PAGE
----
Which fats should be avoided?

All heated fats (except the heat stable ones mentioned above) and all trans fats. Once an oil has been refined its structure changes so it no longer has the same effect on the body when eaten as when taken in its cold pressed, unrefined form. Polyunsaturated oils become transfats when theyare hydrogenated to turn them into a hard fat. Once an oil has been transformed to a trans fat it becomes harmful to our health. Trans fats block the use of healthy polyunsaturated fats in the body and are of no use nutritionally. These fats are found in many processed foods, highlighting the importance of eating a whole foods diet for health. Another notable fact about the Mediterranean diet is that it tends to be high in fresh fruits, vegetables, fish and whole grains and relatively free of refined and processed foods which contain unhealthful fats and sugars.

So how do we ensure we get enough of the right oils in our diet?

By eating a blend of nuts and seeds daily we can ensure our intake of Essential Fatty Acids. For Omega 6 choose frompumpkin, sunflower, sesame, hemp or walnut oils; for Omega 3’s choose from flax, hemp and pumpkin seed oils. One to two tablespoons per day should be adequate, the oil can be used as a dressing or taken directly from the spoon. For those who eat fish, oily fish is an excellent source of Omega 3 oils; salmon, tuna, sardines and mackerel are especially rich sources. Two servings of oily fish per week would be beneficial. Another option is to make a blend of freshly ground seeds and take 2-3 heaped tablespoons per day. The ratio should be 1/2 flax and 1/2 equal parts of sesame, pumpkin and sunflower seeds.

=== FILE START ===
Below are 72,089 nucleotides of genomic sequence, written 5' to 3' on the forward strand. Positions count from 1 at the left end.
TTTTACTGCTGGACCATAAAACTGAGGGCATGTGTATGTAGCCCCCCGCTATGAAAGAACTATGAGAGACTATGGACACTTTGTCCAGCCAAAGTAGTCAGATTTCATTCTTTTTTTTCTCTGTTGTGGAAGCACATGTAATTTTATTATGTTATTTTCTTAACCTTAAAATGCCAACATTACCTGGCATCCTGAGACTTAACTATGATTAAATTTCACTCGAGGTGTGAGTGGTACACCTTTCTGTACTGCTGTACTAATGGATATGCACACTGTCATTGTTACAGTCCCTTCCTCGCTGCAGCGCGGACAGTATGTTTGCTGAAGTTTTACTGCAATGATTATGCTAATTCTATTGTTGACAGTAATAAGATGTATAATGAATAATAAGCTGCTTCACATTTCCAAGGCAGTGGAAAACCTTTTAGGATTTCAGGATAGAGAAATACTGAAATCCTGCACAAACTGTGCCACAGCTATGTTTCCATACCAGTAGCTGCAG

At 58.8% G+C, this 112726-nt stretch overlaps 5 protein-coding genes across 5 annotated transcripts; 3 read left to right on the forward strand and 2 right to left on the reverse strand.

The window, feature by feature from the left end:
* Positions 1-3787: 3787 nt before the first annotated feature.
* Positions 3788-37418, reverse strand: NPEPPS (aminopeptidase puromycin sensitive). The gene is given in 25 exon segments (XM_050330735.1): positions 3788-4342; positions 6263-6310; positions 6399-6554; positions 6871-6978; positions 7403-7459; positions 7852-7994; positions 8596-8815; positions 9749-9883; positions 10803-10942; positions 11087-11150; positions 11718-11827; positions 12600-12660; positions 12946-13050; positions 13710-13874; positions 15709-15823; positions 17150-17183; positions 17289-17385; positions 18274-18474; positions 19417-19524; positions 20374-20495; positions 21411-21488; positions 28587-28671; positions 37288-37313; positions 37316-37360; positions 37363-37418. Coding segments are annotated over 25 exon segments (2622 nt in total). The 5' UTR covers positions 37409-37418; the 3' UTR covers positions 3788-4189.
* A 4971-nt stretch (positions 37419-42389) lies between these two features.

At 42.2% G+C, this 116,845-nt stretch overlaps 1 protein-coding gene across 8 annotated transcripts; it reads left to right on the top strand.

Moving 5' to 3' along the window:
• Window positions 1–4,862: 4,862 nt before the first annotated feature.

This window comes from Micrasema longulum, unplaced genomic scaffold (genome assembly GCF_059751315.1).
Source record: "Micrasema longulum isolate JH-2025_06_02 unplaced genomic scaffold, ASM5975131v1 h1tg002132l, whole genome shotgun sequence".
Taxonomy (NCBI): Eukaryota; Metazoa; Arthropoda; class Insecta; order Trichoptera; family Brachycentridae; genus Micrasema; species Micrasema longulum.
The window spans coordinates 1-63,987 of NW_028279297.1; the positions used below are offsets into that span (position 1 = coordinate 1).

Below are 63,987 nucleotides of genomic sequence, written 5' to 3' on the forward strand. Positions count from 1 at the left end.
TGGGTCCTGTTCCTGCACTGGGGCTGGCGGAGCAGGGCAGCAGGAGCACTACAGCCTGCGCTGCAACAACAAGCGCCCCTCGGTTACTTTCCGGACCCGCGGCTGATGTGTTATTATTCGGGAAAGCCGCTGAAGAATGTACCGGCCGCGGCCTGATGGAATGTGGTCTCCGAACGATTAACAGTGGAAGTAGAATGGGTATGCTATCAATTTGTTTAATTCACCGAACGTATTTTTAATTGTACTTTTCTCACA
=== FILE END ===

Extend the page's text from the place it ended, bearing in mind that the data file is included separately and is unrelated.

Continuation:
What about supplementation?

If you find it easier to ensure your essential fatty acid intake by taking supplements, the best sources are a fish or flax seed oil for the Omega 3’s and evening primrose or borage oil (starflower) for the Omega 6’s.

A few helpful tips:

  • Eat a diet rich in whole foods and avoid processed and refined foods and you will automatically avoid deadly trans fats
  • Avoid cooking with oils as far as possible. If you need to cook with a fat choose a saturated fat such as coconut oil or butter. Olive oil can be heated safely to a medium heat.
  • Eat foods rich in essential fatty acids, such as seeds and oily fish
  • Take supplements of fish or flax seed oil for Omega 3 fatty acids and evening primrose or borage oil for Omega 6 fatty acids
  • Ensure your diet contains enough fat, up to 20% of your daily calorie intake.

Claudia offers support and advice to guests on our detox programs and teaches detox & wellness retreats at Samahita Retreat throughout the year.

References & Resources:

  1. Holford, Patrick ‘The New Optimum Nutrition Bible’ , Hachette Digital 2009
  2. Various articles on topic of fats on